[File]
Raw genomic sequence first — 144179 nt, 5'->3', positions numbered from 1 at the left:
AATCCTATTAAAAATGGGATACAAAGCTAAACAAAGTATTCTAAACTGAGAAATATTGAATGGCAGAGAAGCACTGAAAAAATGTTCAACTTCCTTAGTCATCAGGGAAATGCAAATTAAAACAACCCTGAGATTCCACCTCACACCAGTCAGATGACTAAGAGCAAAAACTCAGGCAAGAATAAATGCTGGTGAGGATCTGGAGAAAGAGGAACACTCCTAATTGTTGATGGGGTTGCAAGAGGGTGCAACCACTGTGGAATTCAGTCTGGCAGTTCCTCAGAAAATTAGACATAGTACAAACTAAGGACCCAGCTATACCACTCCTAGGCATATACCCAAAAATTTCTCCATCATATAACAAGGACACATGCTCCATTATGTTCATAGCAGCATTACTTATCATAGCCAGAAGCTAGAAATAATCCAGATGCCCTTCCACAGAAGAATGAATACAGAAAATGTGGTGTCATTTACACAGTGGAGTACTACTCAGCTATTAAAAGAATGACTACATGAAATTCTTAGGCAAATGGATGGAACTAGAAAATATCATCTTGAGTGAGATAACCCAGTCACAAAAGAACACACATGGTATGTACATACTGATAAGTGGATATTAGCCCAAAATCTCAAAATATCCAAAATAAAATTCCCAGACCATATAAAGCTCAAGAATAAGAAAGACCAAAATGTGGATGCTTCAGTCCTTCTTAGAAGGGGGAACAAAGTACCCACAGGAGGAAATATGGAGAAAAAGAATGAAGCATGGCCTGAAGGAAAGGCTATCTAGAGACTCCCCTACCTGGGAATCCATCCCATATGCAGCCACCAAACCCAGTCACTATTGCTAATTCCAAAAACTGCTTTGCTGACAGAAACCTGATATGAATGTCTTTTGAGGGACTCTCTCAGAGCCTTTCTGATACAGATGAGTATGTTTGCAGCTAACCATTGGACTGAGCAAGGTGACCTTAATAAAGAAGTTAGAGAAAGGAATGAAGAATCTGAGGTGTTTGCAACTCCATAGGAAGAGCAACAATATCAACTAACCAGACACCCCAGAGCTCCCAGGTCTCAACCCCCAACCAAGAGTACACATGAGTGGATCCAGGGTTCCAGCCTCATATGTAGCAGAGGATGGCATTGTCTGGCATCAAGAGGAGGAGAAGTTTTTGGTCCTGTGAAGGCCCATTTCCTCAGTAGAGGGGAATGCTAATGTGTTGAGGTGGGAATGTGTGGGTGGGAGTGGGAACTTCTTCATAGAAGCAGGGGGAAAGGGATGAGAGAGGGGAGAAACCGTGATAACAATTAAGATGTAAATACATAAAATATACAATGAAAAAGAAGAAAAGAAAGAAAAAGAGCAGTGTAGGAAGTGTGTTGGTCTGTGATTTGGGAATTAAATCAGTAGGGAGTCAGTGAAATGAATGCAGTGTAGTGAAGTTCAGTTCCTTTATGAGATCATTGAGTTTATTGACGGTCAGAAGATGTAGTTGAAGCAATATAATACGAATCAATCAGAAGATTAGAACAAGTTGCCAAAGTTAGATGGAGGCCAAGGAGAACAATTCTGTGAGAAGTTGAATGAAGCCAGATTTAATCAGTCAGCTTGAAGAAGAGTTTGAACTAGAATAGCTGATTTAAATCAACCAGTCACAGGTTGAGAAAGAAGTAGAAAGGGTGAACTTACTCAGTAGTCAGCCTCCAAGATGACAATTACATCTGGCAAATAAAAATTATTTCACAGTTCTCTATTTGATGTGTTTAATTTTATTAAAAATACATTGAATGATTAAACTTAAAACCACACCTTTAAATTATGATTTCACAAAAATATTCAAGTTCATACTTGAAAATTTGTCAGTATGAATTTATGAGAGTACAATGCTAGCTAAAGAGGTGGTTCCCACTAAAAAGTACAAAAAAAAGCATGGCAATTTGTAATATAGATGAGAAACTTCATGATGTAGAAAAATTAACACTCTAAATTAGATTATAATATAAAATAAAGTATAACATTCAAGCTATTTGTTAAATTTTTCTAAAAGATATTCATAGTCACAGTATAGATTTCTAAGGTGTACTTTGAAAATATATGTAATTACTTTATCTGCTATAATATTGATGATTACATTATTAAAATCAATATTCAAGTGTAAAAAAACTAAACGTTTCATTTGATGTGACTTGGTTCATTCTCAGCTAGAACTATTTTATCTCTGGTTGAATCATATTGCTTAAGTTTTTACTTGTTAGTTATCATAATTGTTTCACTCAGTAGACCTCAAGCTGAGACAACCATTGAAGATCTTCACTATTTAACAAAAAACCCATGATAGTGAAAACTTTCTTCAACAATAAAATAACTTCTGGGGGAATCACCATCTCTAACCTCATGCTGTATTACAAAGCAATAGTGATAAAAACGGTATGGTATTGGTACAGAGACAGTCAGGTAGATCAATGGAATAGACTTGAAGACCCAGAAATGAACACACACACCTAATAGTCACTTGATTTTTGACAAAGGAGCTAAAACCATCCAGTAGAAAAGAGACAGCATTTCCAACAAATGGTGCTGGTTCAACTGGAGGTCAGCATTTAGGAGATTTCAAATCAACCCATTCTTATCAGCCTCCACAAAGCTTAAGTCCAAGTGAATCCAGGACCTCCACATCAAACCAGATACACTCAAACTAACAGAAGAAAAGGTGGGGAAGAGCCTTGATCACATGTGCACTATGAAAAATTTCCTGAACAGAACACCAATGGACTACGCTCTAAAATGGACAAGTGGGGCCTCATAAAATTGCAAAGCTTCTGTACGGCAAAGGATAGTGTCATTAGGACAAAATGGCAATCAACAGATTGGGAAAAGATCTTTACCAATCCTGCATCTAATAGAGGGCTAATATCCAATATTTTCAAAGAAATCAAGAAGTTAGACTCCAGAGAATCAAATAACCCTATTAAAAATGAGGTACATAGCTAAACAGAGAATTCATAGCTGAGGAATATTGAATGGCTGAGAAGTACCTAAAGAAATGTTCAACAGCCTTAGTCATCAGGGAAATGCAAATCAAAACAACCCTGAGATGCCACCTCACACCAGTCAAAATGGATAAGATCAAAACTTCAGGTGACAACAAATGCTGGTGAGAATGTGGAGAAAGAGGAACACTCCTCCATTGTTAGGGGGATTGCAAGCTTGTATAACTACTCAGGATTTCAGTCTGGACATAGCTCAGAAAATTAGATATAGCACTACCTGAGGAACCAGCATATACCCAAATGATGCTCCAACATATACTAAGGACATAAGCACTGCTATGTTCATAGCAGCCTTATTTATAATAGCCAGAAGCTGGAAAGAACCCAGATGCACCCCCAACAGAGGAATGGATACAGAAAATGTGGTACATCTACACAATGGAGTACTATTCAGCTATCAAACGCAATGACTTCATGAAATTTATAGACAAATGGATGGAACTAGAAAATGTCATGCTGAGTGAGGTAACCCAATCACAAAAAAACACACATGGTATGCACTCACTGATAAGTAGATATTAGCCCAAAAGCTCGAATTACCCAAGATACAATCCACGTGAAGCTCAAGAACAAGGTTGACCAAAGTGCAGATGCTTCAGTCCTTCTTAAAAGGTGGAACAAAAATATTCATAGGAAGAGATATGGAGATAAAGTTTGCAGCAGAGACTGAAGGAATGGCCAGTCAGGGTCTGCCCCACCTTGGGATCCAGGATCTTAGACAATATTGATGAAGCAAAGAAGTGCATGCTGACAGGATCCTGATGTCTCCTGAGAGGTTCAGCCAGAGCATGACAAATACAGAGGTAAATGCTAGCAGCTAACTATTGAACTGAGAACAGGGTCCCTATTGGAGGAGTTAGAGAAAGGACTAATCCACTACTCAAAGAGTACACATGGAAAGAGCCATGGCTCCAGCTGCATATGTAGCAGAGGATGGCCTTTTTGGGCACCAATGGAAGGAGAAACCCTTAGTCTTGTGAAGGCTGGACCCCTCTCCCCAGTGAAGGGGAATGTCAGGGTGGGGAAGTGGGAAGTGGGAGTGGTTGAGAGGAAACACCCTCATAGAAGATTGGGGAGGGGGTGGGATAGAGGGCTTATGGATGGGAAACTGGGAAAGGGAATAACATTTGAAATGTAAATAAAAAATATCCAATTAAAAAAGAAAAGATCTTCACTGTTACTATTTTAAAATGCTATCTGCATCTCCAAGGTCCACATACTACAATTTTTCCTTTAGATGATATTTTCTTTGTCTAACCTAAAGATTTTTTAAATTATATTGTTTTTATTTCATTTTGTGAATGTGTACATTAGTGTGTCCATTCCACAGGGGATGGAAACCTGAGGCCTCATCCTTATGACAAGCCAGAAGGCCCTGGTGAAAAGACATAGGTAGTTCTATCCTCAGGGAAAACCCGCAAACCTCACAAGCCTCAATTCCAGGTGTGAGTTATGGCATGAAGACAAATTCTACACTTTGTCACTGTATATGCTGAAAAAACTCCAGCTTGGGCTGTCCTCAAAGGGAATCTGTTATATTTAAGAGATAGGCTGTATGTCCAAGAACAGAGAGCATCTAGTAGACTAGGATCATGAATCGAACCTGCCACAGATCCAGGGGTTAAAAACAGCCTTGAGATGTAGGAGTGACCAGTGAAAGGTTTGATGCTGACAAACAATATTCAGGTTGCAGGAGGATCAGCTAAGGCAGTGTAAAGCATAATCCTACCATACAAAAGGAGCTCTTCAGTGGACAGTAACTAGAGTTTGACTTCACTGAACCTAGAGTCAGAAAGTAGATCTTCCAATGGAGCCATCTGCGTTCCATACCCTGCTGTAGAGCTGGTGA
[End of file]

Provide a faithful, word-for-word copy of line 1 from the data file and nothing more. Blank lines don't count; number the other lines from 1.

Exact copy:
Raw genomic sequence first — 144179 nt, 5'->3', positions numbered from 1 at the left: